MechChem Africa talks to Burtie Roberts, CEO of BI – formerly Bearings International – and the company’s head of the products and engineering, Ross Trevelyan.
“The South African economy remains depressed, but at BI, we remain optimistic for several reasons,” begins Roberts.
First among these is that BI has a history of focusing on South African markets. “While many component suppliers are looking north, we believe there is still a lot of local mileage with respect to growth,” Roberts tells MechChem Africa.
Also though, “BI’s market share for many of our brands is lower than we feel it should be but we see this as a huge opportunity for growth. So we are on a mission to raise awareness of our brands, the underpinning technical knowledge, the advantages of our products as well as our superior servicing levels,” he says.
“We are not yet ready to spread north of our borders, because we still feel that we ought to remain 100% committed to local markets until we achieve the penetration and service levels that South Africa deserves,” Roberts notes.
Describing the change in market conditions over the past five to ten years, he says that conditions have become much more challenging due to an expansion in the numbers of companies offering engineering component distribution services as well as the increasingly cost-constrained conditions being experienced by equipment operators. “It has become increasingly difficult to differentiate one’s offering in today’s industrial environment,” he adds.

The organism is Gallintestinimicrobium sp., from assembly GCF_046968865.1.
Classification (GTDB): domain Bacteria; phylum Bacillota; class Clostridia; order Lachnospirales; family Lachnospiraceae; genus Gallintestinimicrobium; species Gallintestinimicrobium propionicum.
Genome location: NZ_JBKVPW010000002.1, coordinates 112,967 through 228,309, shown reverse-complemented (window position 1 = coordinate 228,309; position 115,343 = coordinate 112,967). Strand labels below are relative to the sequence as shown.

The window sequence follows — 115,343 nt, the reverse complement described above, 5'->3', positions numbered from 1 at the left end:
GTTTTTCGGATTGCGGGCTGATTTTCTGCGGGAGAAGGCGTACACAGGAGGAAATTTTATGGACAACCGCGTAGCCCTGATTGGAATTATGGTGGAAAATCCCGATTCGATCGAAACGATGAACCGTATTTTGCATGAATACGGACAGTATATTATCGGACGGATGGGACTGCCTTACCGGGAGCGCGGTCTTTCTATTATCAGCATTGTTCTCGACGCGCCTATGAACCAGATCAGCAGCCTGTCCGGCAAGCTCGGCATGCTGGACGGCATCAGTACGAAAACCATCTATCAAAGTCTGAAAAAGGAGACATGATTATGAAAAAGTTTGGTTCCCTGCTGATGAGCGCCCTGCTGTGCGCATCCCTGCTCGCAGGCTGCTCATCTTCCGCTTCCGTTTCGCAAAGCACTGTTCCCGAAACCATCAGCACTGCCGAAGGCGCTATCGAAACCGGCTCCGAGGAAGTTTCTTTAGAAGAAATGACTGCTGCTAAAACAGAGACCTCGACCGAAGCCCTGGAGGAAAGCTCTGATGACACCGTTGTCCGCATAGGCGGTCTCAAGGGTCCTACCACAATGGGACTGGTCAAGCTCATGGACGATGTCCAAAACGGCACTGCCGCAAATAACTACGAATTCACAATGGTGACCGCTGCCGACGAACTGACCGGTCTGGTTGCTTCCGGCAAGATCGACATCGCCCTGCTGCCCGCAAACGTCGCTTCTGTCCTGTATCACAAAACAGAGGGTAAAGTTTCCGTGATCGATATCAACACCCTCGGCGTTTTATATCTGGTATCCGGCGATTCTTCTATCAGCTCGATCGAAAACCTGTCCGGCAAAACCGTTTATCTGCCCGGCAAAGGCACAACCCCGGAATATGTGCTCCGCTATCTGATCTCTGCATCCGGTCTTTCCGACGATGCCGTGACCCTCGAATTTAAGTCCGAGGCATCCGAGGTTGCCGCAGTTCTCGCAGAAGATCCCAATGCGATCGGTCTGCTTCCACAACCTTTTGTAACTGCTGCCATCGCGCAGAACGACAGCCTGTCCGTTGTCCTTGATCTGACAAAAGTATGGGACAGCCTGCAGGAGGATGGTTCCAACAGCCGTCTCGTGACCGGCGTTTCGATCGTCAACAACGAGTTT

In response to this difficulty, he says: “We have repositioned ourselves towards being a preferred supplier to our customers as opposed to being component or brand suppliers. It’s a broad concept, one that incorporates a host of different products and brands to best suit the holistic needs of a plant or customer.
“The concept relies on strong trust-based relationships, stock availability and technical know-how so as to provide, not only products but solutions, backed up by cost-effective quality brands. We don’t really like arguing about which brands are best. Instead, we strive to offer the product that best suits the need: with respect to the specific application; the duty and life required from the product; the cost imperatives of the operation; and the risk factors involved.
“We have access to a number of different suppliers of interchangeable components. On our entire range, we now run with premium European and Japanese brands and lower-cost equivalents from eastern countries such as China. This gives us the flexibility to evaluate the most cost-effective solution for an applications based on the full set of operational requirements and risks,” he explains.
Total-cost-of-ownership (TCO) principles are inherent in this approach. “We invest substantial amounts on internal training for our sales people to evaluate market sectors and, in cooperation with our suppliers, to spread the advantages of each product and brand. In principle, we want all of our sales people to be able to recommend a best-fit solution rather than simply selling one product,” continues Trevelyan...